French Central Bank’s wCBDC Experiments Pave the Way for Improved Cross-Border Payments
In an exciting development for the world of central bank digital currencies (CBDCs), the Banque de France recently announced the results of its wholesale CBDC experiments using distributed ledger technologies (DLTs). These experiments have shown that a tokenized form of central bank money, known as the wholesale CBDC (wCBDC), has the potential to revolutionize cross-border payments, settlement finality, and the security of various financial assets.
The Banque de France’s experimentation program was initiated in March 2020 and comprised twelve experiments exploring three different models for issuing wCBDC on DLT: the interoperability model, the distribution model, and the integration model. These models address key aspects of wholesale CBDC implementation, offering different capabilities and functionalities compared to conventional systems.
One of the key takeaways from these experiments is the importance of issuing a wholesale CBDC as a complement to a retail CBDC. This move would ensure the anchoring value of central bank money for both retail and wholesale payments and foster convertibility between different forms of private money, contributing to the singleness of money.
The experiments also emphasized the need for international cooperation and public-private partnerships to create a globally inclusive and interoperable wholesale CBDC framework. Prioritizing interoperability between DLT-based and conventional infrastructures is crucial for seamless data and transaction exchange, while also maintaining the anchoring function of central bank money for interbank and wholesale payments.
Notably, the experiments highlighted climate-related concerns and emphasized the importance of developing energy-efficient solutions in the design of wholesale CBDCs. As the world focuses on sustainability, central banks must consider eco-friendly options to ensure responsible digital currency deployment.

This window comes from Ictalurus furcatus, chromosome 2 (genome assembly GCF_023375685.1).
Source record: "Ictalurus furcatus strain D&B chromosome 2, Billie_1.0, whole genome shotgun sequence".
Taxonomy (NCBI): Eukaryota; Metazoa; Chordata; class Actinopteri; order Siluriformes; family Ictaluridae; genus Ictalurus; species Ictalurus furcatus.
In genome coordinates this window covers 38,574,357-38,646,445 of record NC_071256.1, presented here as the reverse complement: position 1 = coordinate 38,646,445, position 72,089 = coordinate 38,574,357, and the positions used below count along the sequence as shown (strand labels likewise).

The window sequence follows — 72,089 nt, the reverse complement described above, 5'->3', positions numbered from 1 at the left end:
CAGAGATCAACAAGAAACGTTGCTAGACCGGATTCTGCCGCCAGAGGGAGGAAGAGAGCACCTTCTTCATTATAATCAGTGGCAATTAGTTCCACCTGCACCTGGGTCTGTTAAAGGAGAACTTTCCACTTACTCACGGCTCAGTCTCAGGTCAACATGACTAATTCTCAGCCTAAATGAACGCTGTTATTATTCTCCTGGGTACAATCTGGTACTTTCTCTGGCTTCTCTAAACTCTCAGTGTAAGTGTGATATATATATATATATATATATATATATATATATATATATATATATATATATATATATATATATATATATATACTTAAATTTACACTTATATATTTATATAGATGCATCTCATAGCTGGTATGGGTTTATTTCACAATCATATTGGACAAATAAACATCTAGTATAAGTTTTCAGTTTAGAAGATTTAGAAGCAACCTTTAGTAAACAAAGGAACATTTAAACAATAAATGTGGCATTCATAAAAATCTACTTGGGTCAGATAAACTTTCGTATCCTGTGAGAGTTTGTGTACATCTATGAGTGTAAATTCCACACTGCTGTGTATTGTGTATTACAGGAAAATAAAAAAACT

From a technical perspective, the experiments demonstrated that DLT offers various means for central banks to maintain control over their wholesale CBDC while remaining technologically neutral. Collaborating on common standards is essential to enhance the straight-through processing of trade and post-trade activities and promote overall financial stability.
The Banque de France also tested its own DLT, the Distributed Ledger for Securities Settlement System (DL3S), and engaged in pioneering work to optimize wholesale CBDC liquidity through an automated market maker (AMM) in partnership with other central banks and the BIS Innovation Hubs.
Looking ahead, the Banque de France’s work supports the Eurosystem’s exploratory efforts to investigate how wholesale financial transactions recorded on DLT platforms could be settled in central bank money. The institution is eager to explore the boundaries of cross-border payments and contribute to the development of multi-currency DLT platforms that facilitate FX transactions.
In conclusion, the Banque de France’s wholesale CBDC experiments have shown tremendous promise in improving cross-border payments, settlement finality, and financial security. By embracing DLT and promoting interoperability, central banks can enhance the role of central bank money as the safest settlement asset, laying the groundwork for a more efficient and inclusive global financial system.
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